Anyways, let’s take a look at the generic one:

First of all, we have to find the beginning of EPROCESS structure. With WinDbg there was no effort required to do this – it was just displayed on the command. Now, we need to find the beginning of this structure by our own, navigating through some other fields.

As a starting point, we will use KPCR (Kernel Processor Control Region) structure, that is pointed by FS register on 32bit versions of Windows (and by GS on 64 bit).

The code presented above takes advantage of the relationship between the following structures:

KPCR (PrcbData) -> KPRCB (CurrentThread) -> KTHREAD (ApcState) -> KAPC_STATE (Process) -> KPROCESS

KPROCESS is the first field of the EPROCESS structure, so, by finding it we ultimately found the beginning of EPROCESS:

When the EPROCESS of the current process has been found, we will use it’s other fields to find the EPROCESS of the SYSTEM process.

LIST_ENTRY is an element of a double link list, connecting all the running processes:

The field Flink points to the LIST_ENTRY field of the next process. So, by navigating there and substituting the field’s offset, we get a pointer to the  EPROCESS structure of another process.

Now, we need to get the PID value (UniqueProcessId) and compare it with the PID typical for the System process:

This is the corresponding code fragment in the exploit:

Once we have EPROCESS of the System as well as EPROCESS of our process, we can copy the token from one to another. In the presented code reference counter was not preserved:

When we look for the offsets of particular fields, WinDbg comes very handy. We can display commented structures by the following command:

dt nt!<structure name>

For example:

dt nt!_KPCR

dt nt!_KPRCB

0x120 + 0x004 = 0x124

That gives the mentioned offset:

Writing the payload

We can write the code of the payload by inline assembler (embedded inside the C/C++ code) as it is demonstrated in HEVD exploit:

However, in such case our code will be wrapped by the compiler. As we can see, some additional prolog and epilog was added:

That’s why we have to remove the additional DWORDs from the stack before we return, by adding 12 (0xC) to the stack pointer (ESP):


If we want to avoid the hassle, we can declare our function as naked (read more here). It can be done by adding a special declaration before the function, i.e.:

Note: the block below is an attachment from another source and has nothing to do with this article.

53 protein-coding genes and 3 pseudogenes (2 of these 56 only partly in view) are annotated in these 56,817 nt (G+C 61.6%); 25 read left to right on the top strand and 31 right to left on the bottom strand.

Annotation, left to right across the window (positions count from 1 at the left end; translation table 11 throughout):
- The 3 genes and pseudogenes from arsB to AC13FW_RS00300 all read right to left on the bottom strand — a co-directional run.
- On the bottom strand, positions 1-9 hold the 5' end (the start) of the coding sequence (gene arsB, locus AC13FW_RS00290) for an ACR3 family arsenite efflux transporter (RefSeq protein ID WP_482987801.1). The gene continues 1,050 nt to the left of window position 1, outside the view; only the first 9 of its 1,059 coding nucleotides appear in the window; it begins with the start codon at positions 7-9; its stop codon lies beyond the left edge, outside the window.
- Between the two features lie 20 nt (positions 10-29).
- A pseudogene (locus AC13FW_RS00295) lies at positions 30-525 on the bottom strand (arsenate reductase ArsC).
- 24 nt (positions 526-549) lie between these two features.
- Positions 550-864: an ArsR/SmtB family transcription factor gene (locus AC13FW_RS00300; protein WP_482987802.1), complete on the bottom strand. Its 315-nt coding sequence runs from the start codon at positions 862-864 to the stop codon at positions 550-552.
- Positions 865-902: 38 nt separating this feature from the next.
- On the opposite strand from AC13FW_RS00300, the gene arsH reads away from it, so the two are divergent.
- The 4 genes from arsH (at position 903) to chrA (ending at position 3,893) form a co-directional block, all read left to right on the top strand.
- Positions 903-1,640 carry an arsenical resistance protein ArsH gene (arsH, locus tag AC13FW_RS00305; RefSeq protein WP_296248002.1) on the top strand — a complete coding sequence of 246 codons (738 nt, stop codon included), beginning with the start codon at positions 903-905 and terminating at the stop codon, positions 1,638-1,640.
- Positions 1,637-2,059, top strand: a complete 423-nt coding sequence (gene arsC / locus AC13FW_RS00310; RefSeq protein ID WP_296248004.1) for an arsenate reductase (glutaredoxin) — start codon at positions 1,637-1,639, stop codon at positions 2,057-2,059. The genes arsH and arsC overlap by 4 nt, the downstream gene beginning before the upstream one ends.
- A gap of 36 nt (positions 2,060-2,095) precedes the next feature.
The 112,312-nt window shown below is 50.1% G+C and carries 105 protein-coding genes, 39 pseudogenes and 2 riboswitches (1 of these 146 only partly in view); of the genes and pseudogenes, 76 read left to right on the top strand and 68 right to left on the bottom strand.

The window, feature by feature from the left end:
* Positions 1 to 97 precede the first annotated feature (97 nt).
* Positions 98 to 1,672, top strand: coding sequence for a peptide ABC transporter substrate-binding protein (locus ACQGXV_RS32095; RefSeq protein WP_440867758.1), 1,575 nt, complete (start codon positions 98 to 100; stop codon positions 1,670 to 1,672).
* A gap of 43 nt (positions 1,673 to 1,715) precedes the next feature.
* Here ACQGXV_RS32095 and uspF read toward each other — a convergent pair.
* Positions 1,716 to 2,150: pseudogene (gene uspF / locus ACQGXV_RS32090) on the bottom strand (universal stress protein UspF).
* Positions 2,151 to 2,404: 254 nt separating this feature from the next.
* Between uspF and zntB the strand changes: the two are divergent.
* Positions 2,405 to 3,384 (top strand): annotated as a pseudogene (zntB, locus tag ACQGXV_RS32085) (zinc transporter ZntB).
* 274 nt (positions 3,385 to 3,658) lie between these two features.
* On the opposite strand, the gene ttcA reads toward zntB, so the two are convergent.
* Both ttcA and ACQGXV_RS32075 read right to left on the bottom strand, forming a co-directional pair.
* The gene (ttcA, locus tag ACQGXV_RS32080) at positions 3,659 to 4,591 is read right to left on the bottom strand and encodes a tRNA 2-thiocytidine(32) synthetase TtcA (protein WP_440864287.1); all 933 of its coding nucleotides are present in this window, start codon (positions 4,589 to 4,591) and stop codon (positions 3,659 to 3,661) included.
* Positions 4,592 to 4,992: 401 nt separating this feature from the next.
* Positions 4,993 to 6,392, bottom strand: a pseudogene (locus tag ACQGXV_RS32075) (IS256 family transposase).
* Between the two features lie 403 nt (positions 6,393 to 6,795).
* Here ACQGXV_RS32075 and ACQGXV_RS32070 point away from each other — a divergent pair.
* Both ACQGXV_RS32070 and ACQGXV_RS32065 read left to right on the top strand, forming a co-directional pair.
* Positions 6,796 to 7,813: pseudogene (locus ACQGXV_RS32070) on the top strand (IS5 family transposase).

__declspec(naked) VOID TokenStealingPayloadWin7()

Another option is to compile the assembler code externally, i.e. using NASM. Then, we can export the compiled buffer i.e. to a hexadecimal string.

As an exercise, we will also add some slight modification to the above payload, so that it can preserve the reference counter:


nasm.exe shellc.asm

Then, we can open the result in a hexeditor and copy the bytes. Some of the hexeditors (i.e. HxD) have even a support to copy the data as an array appropriate for a specific programming language:

You can see the both variants of the payload (the inline and the shellcode) demonstrated in my StackOverflow exploit for HEVD:


See it in action:

Details about exploiting this vulnerability will be described in the next part. See also writeups by Osanda and Sam added in the appendix.

Appendix – Osanda Malith on Stack Overflow – Sam Brown on Stack Overflow – a handy set of commonly used WinDbg commands


About hasherezade

Programmer and researcher, interested in InfoSec.
This entry was posted in Tutorial, WKE and tagged , . Bookmark the permalink.

4 Responses to Starting with Windows Kernel Exploitation – part 3 – stealing the Access Token

  1. Pingback: IT Security Weekend Catch Up – June 25, 2017 – BadCyber

  2. Pingback: 半月安全看看看2017六月(下) – 安全0day

  3. dt nt!_EX_FAST_REF 8566d030+f8
    RefCnt: 0y100

    Is this a typo in windbg? RefCnt is 3bit. So is this a binary string?

    Odd that !process strips from Value, but not here.